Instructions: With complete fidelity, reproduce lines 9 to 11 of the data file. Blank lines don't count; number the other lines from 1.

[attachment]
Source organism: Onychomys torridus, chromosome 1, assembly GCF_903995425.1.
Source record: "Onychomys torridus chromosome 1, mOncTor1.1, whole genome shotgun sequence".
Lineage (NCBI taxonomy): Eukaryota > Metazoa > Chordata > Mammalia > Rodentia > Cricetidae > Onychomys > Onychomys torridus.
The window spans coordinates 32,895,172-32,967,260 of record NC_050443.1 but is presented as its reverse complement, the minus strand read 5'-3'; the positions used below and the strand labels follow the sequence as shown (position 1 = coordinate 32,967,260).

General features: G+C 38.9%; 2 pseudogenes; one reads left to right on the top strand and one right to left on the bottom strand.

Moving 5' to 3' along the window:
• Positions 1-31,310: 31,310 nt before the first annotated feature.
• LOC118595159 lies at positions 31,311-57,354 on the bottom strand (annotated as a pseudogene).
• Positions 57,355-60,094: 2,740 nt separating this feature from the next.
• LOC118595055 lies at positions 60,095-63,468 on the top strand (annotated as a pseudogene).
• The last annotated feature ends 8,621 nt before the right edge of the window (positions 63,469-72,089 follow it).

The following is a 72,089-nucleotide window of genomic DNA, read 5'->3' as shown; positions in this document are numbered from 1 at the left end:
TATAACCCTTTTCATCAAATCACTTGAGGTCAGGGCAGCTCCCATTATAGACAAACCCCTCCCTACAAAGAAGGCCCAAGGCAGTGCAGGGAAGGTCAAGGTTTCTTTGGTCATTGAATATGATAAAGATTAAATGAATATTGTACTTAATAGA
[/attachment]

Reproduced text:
• Positions 57,355-60,094: 2,740 nt separating this feature from the next.
• LOC118595055 lies at positions 60,095-63,468 on the top strand (annotated as a pseudogene).
• The last annotated feature ends 8,621 nt before the right edge of the window (positions 63,469-72,089 follow it).